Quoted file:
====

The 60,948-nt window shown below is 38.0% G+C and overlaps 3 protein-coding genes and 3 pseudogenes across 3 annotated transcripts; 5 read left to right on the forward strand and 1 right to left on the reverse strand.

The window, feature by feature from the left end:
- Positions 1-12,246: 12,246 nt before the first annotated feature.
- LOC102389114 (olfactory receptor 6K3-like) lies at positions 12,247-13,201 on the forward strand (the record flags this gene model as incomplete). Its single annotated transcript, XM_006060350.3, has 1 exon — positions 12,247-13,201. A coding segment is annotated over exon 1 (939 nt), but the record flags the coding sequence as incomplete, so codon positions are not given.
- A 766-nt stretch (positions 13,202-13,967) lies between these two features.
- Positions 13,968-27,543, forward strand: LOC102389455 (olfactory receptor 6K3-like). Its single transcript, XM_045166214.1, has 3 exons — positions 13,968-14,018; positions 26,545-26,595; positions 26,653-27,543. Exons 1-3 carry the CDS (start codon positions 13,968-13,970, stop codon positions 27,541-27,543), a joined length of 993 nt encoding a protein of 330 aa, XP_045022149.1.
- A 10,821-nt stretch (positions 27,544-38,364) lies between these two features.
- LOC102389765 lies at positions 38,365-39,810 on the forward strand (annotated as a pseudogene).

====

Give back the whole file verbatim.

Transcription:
The 60,948-nt window shown below is 38.0% G+C and overlaps 3 protein-coding genes and 3 pseudogenes across 3 annotated transcripts; 5 read left to right on the forward strand and 1 right to left on the reverse strand.

The window, feature by feature from the left end:
- Positions 1-12,246: 12,246 nt before the first annotated feature.
- LOC102389114 (olfactory receptor 6K3-like) lies at positions 12,247-13,201 on the forward strand (the record flags this gene model as incomplete). Its single annotated transcript, XM_006060350.3, has 1 exon — positions 12,247-13,201. A coding segment is annotated over exon 1 (939 nt), but the record flags the coding sequence as incomplete, so codon positions are not given.
- A 766-nt stretch (positions 13,202-13,967) lies between these two features.
- Positions 13,968-27,543, forward strand: LOC102389455 (olfactory receptor 6K3-like). Its single transcript, XM_045166214.1, has 3 exons — positions 13,968-14,018; positions 26,545-26,595; positions 26,653-27,543. Exons 1-3 carry the CDS (start codon positions 13,968-13,970, stop codon positions 27,541-27,543), a joined length of 993 nt encoding a protein of 330 aa, XP_045022149.1.
- A 10,821-nt stretch (positions 27,544-38,364) lies between these two features.
- LOC102389765 lies at positions 38,365-39,810 on the forward strand (annotated as a pseudogene).